Ten Eyck, Toby & Doña-Reveco, Cristián. 2015 “Reporting on Art in the City: Newspaper Coverage of Public Art in Philadelphia, New Orleans, San Francisco, and Chicago, 2001–2010.” Journal of Urban Affairs doi: 10.1111/juaf.12242. Available online here.
Doña-Reveco, Cristián & Brendan Mullan. 2014 “Migration Policy and Development in Chile.” International Migration, 52(5): 1-14 doi: 10.1111/imig.12157. Available online here.
Doña-Reveco, Cristián and Amanda Levinson. 2013. “The Chilean State and the search for a new migration policy”, Discusiones Públicas, 4(1): 67-89. Available online here.
Abstract: Considering Chile an immigration country is a new thing; in fact its net migration is still negative. The last twenty years, however, have seen a change in the migration flows to the country. This has been result of the democratization process after the end of Pinochet’s dictatorship, a continuous economic progress and a perception of a country in social tranquility when compared with its neighbors. Between 1992 and 2012, immigration has increased from about 114,000 people to 352,000, primarily from Peru, Argentina and other South American and Latin American countries. The democratic governments have had since 1990 an erratic approach to this increase in migration.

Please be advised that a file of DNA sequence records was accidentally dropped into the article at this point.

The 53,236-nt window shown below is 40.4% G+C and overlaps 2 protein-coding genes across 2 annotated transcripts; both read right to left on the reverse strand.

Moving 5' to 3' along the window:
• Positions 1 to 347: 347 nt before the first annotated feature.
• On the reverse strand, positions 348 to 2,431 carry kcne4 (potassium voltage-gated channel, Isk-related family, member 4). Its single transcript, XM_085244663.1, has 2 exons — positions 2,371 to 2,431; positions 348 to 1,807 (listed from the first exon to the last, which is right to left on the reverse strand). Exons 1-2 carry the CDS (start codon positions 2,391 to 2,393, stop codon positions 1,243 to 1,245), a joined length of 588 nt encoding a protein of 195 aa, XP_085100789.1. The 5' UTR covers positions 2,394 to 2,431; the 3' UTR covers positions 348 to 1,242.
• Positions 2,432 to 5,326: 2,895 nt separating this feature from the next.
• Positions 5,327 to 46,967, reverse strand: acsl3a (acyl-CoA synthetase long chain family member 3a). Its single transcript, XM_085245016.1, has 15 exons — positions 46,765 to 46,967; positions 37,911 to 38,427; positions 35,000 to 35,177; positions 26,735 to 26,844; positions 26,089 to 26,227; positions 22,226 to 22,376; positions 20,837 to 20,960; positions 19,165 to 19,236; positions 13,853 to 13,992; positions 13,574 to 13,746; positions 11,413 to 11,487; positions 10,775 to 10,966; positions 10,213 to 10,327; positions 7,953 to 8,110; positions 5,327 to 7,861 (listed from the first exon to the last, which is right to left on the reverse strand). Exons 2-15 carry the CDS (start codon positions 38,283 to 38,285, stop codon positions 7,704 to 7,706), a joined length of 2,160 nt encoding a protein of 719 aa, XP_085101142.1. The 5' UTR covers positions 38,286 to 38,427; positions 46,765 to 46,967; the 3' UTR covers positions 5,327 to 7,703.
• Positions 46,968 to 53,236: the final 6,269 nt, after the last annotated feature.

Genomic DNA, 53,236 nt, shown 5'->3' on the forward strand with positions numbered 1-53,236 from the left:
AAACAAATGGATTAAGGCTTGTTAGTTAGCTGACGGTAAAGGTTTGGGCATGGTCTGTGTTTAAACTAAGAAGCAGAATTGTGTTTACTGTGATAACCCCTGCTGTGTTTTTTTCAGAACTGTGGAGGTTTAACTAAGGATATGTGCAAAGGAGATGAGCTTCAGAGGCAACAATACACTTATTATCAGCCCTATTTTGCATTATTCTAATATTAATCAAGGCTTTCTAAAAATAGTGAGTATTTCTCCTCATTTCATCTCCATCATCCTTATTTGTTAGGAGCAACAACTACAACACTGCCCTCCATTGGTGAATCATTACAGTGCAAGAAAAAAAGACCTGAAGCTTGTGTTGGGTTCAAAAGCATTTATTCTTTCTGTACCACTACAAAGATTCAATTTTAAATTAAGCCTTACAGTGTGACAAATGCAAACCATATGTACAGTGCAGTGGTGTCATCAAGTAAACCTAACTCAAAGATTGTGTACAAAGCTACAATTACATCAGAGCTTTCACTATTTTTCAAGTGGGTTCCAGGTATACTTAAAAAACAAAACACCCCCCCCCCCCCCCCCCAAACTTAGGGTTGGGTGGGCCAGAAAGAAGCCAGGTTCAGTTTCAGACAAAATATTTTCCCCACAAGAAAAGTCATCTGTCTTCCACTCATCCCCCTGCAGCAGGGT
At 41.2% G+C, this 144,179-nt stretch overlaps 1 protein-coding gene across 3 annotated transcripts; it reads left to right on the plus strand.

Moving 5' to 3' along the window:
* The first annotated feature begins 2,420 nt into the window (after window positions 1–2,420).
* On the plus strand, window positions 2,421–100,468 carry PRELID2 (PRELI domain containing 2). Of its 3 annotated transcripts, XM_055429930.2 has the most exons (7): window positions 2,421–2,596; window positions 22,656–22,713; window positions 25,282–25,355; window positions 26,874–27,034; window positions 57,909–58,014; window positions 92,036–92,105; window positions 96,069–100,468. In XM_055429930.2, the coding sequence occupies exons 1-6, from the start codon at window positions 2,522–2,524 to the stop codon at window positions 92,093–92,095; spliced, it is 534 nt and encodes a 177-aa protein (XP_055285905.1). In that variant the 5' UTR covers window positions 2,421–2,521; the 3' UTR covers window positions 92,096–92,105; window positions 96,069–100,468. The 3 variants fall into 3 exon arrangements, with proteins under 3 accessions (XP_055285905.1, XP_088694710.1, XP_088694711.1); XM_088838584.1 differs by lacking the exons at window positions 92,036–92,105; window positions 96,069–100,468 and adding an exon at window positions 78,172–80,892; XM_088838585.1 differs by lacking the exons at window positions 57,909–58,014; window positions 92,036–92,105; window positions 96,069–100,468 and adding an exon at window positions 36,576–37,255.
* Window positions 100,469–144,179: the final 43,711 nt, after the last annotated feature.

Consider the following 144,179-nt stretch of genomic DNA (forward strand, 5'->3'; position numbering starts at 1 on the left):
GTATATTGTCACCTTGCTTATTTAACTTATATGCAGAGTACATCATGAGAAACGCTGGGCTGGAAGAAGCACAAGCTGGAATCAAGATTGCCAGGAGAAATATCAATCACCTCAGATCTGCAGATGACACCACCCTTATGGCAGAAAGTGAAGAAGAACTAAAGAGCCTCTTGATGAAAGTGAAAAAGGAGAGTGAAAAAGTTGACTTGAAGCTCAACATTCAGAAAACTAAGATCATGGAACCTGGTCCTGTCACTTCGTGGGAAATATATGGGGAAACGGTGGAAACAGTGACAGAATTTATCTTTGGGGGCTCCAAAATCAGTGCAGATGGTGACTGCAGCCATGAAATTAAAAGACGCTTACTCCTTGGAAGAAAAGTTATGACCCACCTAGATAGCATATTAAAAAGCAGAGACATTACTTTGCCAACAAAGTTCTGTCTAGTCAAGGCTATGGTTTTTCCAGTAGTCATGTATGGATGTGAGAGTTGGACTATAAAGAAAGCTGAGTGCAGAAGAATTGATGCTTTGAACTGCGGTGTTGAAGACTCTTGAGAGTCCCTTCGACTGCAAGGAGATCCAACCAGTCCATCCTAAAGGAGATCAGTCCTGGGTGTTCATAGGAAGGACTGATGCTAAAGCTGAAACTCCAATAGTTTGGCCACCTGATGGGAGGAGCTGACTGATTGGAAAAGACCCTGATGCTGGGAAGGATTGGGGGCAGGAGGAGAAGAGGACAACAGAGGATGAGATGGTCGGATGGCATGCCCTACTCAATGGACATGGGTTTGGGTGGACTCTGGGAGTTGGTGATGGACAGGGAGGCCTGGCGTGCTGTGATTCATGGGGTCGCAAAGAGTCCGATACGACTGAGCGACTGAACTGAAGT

While in the discourse the state argues that migrants must be received with respect to migration international treaties signed by the country; in practice the same migration policies and laws developed during the dictatorship are still in use. Consequently, policy implementation has been equally inconsistent; some departments create programs to encourage social integration, while others attempt to restrict immigrant adaptation and have mismanaged judicatory claims. Within this bureaucratic context, this paper examines Chile’s current attempts to construct migration policies and its implementation, and the possible effects that these policies might have in the social, political and economic development of the country.
Doña-Reveco, Cristián. 2012. “Unintended consequences of exile: The Brazilian and Chilean exile in comparative perspective, 1964-1990”, Left History 16.2 Article available here
Although the historiography of these exiles is still limited in both countries, there are plenty of rich life histories and memoirs from well-known politicians and common citizens that serve as source for this research. This paper is divided into three sections. First I will set the context of exile by describing the military governments as examples of bureaucratic-authoritarian regimes. Second I present the Brazilian case through the idea of the discovery of a Latin-American identity. Third I present the changes in the conceptions of socialism and other leftist ideologies in the case of the Chilean exile. I conclude this analysis stating the relevance of the analysis of the unintended effects of exile in the histories of the left in these countries and of the state in general and by proposing the need to redefine the process of exile as a human right abuse as relevant as disappearances and torture in these countries.